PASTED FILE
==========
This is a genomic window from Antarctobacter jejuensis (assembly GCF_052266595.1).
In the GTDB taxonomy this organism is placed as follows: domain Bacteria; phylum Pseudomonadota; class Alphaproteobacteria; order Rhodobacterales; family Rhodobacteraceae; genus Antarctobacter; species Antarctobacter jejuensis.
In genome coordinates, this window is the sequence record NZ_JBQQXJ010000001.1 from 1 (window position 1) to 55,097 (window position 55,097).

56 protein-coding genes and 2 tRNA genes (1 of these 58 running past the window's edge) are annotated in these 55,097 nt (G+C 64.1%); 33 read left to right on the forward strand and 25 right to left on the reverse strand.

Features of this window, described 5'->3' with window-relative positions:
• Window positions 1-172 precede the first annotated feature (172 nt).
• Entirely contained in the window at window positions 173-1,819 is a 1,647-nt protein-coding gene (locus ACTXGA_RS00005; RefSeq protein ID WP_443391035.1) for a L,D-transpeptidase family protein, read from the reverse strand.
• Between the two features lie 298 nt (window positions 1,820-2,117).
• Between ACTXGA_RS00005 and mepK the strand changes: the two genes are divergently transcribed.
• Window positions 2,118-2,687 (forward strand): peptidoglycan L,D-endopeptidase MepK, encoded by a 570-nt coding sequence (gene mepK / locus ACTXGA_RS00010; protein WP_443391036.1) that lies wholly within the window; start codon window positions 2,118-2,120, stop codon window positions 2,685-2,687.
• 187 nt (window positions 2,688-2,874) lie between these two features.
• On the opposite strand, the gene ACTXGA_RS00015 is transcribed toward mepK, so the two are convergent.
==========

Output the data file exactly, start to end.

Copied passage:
This is a genomic window from Antarctobacter jejuensis (assembly GCF_052266595.1).
In the GTDB taxonomy this organism is placed as follows: domain Bacteria; phylum Pseudomonadota; class Alphaproteobacteria; order Rhodobacterales; family Rhodobacteraceae; genus Antarctobacter; species Antarctobacter jejuensis.
In genome coordinates, this window is the sequence record NZ_JBQQXJ010000001.1 from 1 (window position 1) to 55,097 (window position 55,097).

56 protein-coding genes and 2 tRNA genes (1 of these 58 running past the window's edge) are annotated in these 55,097 nt (G+C 64.1%); 33 read left to right on the forward strand and 25 right to left on the reverse strand.

Features of this window, described 5'->3' with window-relative positions:
• Window positions 1-172 precede the first annotated feature (172 nt).
• Entirely contained in the window at window positions 173-1,819 is a 1,647-nt protein-coding gene (locus ACTXGA_RS00005; RefSeq protein ID WP_443391035.1) for a L,D-transpeptidase family protein, read from the reverse strand.
• Between the two features lie 298 nt (window positions 1,820-2,117).
• Between ACTXGA_RS00005 and mepK the strand changes: the two genes are divergently transcribed.
• Window positions 2,118-2,687 (forward strand): peptidoglycan L,D-endopeptidase MepK, encoded by a 570-nt coding sequence (gene mepK / locus ACTXGA_RS00010; protein WP_443391036.1) that lies wholly within the window; start codon window positions 2,118-2,120, stop codon window positions 2,685-2,687.
• 187 nt (window positions 2,688-2,874) lie between these two features.
• On the opposite strand, the gene ACTXGA_RS00015 is transcribed toward mepK, so the two are convergent.